It was a sunny fall day in the south. I decided I would get out the old HB22 Crosman Benjamin pellet pistol and see if I could zero the sights. Actually, I wanted to do more than zero the sights. I wanted to calibrate the ballistic trajectory and figure out why I couldn’t hit anything when I aimed at it.
I collected target data using 8 pumps and 14.3 grain wad cutter 0.22 caliber pellets. After collecting data at 4 distance points, I am well on the way to making the Benjamin HB22 a target tagging tool. Turns out at “up to 460 fps”, pellets drop more than I would have imagined and that’s why I was missing things. I can’t blame Benjamin for that one – gravity sort of comes with the territory.
Out of the muzzle, the pellet is 0.6″ lower than the sight line. 25′ down range, it is 1.0″ above the sight path, and by 60′ down range, it is 1.2″ below the sight path. About 45′ is the sweet spot, with the pellet 0.1″ above the sight path. I have the rear sight all the way down against the body of the gun. If I raised it, I could bring the pellet trajectory up a bit, but I don’t think I’ll be shooting out beyond 60′, so right now it seems about right.
For a target 60′ away, 435 fps gives 0.138 second from muzzle to impact. Assuming that interval is correct, high school physics provides y=0.5 * a * t^2. Plugging in my numbers gives 0.5 * 9.8 m/s^2 * (0.138 s)^2 = -9.3 cm or -3.7 inch drop from the initial flight trajectory. In practice, the drop from max to min along the gravity axis was about 2.2″ (a little bit less drop). The smaller drop compared to theory might be because 1) the initial trajectory was upward, or 2) muzzle velocity was higher than 435 fps.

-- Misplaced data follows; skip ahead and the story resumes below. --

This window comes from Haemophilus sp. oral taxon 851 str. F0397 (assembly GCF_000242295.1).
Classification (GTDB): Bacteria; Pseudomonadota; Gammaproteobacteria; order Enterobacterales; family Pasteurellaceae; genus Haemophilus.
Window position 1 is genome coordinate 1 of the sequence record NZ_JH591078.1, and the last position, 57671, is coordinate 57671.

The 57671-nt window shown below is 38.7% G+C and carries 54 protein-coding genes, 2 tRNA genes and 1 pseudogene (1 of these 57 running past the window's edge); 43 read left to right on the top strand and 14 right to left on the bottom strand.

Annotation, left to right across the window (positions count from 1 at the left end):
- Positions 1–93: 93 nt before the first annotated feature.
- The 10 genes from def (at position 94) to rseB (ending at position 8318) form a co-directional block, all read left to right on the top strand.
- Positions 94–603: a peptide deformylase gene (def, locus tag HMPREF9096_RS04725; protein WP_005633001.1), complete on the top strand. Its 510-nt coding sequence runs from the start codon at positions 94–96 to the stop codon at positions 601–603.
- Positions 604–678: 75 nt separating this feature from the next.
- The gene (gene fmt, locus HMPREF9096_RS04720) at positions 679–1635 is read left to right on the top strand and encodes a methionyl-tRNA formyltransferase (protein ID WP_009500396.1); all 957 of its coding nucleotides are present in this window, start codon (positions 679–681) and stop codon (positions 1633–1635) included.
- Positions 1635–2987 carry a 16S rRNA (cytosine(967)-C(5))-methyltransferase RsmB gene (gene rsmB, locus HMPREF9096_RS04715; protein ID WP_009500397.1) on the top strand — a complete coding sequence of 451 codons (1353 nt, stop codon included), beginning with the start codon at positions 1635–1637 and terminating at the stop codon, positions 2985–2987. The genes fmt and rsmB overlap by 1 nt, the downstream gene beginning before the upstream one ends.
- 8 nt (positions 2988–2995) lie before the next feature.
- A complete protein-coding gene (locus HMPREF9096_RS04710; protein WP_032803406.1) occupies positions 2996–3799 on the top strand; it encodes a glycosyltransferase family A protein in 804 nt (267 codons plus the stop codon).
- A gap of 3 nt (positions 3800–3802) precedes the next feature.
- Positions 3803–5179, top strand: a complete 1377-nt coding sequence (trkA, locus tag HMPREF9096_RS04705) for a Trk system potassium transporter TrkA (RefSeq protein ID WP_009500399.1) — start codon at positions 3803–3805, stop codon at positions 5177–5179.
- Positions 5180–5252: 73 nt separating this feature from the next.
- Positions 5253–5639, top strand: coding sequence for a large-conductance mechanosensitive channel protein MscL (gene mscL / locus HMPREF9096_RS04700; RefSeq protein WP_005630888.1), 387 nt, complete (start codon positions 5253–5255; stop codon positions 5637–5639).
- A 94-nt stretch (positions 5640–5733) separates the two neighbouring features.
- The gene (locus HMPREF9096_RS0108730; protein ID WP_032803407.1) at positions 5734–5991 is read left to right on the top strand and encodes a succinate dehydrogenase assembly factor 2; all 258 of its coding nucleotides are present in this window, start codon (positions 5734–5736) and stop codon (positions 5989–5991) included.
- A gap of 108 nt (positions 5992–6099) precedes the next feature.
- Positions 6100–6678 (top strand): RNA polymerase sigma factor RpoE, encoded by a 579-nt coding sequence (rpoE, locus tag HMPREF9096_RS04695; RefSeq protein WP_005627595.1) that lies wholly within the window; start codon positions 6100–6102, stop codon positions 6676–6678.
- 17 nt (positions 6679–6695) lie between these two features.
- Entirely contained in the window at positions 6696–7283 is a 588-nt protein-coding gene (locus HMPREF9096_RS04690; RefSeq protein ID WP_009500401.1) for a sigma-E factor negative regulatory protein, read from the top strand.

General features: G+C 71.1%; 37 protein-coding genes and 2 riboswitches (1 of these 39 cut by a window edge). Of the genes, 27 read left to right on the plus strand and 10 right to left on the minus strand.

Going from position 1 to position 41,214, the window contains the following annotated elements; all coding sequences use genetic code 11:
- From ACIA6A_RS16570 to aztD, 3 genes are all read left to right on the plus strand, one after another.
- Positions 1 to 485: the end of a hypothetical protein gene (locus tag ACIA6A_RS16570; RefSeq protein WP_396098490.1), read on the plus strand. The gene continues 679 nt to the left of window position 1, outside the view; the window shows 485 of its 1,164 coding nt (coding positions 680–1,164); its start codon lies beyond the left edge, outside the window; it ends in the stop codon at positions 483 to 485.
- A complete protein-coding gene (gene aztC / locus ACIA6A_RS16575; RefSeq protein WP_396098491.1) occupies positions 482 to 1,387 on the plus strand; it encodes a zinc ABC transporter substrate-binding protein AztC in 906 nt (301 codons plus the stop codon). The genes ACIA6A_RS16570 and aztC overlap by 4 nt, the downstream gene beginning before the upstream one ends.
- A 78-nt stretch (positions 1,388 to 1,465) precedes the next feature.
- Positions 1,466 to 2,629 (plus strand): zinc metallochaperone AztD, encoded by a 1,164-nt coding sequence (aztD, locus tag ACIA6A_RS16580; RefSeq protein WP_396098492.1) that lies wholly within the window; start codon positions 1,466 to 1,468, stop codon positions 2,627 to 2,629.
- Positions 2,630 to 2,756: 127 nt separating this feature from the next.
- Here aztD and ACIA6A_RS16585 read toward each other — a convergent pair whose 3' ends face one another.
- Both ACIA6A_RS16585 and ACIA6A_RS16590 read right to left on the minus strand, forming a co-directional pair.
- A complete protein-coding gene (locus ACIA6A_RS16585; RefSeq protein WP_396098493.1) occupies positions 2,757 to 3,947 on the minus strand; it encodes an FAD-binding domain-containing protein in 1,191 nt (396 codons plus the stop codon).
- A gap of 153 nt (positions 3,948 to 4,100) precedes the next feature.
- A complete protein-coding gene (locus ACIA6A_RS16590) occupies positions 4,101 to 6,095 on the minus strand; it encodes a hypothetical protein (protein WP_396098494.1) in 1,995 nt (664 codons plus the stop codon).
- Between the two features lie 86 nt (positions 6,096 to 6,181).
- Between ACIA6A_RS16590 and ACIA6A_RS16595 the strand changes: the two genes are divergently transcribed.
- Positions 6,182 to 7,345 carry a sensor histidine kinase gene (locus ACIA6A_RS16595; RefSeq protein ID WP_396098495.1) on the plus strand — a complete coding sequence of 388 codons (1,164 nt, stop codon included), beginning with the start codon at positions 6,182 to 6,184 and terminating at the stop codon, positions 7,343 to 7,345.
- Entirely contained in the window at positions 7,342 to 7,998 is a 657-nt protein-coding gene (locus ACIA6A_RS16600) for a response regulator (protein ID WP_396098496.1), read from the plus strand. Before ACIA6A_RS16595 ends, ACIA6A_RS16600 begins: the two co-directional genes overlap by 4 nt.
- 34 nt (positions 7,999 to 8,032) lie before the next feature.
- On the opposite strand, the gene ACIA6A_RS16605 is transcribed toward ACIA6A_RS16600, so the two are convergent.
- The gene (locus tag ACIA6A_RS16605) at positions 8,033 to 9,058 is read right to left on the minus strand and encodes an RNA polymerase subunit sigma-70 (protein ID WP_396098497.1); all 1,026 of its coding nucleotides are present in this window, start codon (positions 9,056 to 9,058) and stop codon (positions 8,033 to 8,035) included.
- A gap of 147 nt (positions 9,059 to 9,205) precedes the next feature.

At 43′, the farthest spread pellets in the group were 0.9″ or about 6.3 minutes of an arc (MOA). At 43′, the pellet penetrated one side of a metal food can, and split the other side, but it did’t have enough oomph to make it out the other side.
During this process, I did stumble across one annoying fact. The HB22 Owner’s Manual incorrectly teaches how to aim using iron sights. Excerpted here is a picture of the diagram they publish in the pellet gun manual. What do you see wrong?
The rear and front sight lines are suppose to bisect the center of what you’re trying to hit. The diagram in the manual shows the bulls-eye sitting on top of the sight line, which seems to be repeated by others. This is a misleading teaching because the center (goal) is above the sight line. If you don’t believe me, consider if another outer ring was colored black. Would you adjust your aim just because I colored another ring? No way. Instead, the idea is to make the front and rear sight line cross the center of black circle.
I was told some target competitive shooters who always shoot at the same distance and same size black dot set their guns up to hit bulls-eye when aimed at the bottom of the black dot. That would work, but is a very special case that won’t work in the field with variable targets of real life.